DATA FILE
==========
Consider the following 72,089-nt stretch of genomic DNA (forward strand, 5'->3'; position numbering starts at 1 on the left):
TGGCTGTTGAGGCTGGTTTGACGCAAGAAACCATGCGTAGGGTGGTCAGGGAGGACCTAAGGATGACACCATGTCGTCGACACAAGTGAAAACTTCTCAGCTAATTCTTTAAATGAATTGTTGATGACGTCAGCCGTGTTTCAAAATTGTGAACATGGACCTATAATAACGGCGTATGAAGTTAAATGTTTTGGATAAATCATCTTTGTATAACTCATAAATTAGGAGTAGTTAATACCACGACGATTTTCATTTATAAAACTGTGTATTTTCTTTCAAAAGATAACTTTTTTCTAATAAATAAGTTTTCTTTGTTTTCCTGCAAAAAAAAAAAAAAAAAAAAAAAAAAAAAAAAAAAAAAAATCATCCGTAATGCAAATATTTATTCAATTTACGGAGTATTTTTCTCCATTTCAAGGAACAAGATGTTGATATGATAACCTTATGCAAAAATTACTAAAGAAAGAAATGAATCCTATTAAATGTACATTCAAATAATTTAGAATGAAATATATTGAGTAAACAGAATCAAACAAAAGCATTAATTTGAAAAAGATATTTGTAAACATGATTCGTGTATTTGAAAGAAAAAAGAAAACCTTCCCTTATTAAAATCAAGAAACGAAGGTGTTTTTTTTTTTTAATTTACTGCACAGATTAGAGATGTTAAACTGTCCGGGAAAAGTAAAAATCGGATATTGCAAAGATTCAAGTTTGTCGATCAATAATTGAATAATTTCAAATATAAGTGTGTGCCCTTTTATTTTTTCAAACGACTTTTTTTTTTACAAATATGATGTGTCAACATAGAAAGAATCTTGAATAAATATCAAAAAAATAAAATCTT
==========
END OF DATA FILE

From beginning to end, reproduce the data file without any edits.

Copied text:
Consider the following 72,089-nt stretch of genomic DNA (forward strand, 5'->3'; position numbering starts at 1 on the left):
TGGCTGTTGAGGCTGGTTTGACGCAAGAAACCATGCGTAGGGTGGTCAGGGAGGACCTAAGGATGACACCATGTCGTCGACACAAGTGAAAACTTCTCAGCTAATTCTTTAAATGAATTGTTGATGACGTCAGCCGTGTTTCAAAATTGTGAACATGGACCTATAATAACGGCGTATGAAGTTAAATGTTTTGGATAAATCATCTTTGTATAACTCATAAATTAGGAGTAGTTAATACCACGACGATTTTCATTTATAAAACTGTGTATTTTCTTTCAAAAGATAACTTTTTTCTAATAAATAAGTTTTCTTTGTTTTCCTGCAAAAAAAAAAAAAAAAAAAAAAAAAAAAAAAAAAAAAAAATCATCCGTAATGCAAATATTTATTCAATTTACGGAGTATTTTTCTCCATTTCAAGGAACAAGATGTTGATATGATAACCTTATGCAAAAATTACTAAAGAAAGAAATGAATCCTATTAAATGTACATTCAAATAATTTAGAATGAAATATATTGAGTAAACAGAATCAAACAAAAGCATTAATTTGAAAAAGATATTTGTAAACATGATTCGTGTATTTGAAAGAAAAAAGAAAACCTTCCCTTATTAAAATCAAGAAACGAAGGTGTTTTTTTTTTTTAATTTACTGCACAGATTAGAGATGTTAAACTGTCCGGGAAAAGTAAAAATCGGATATTGCAAAGATTCAAGTTTGTCGATCAATAATTGAATAATTTCAAATATAAGTGTGTGCCCTTTTATTTTTTCAAACGACTTTTTTTTTTACAAATATGATGTGTCAACATAGAAAGAATCTTGAATAAATATCAAAAAAATAAAATCTT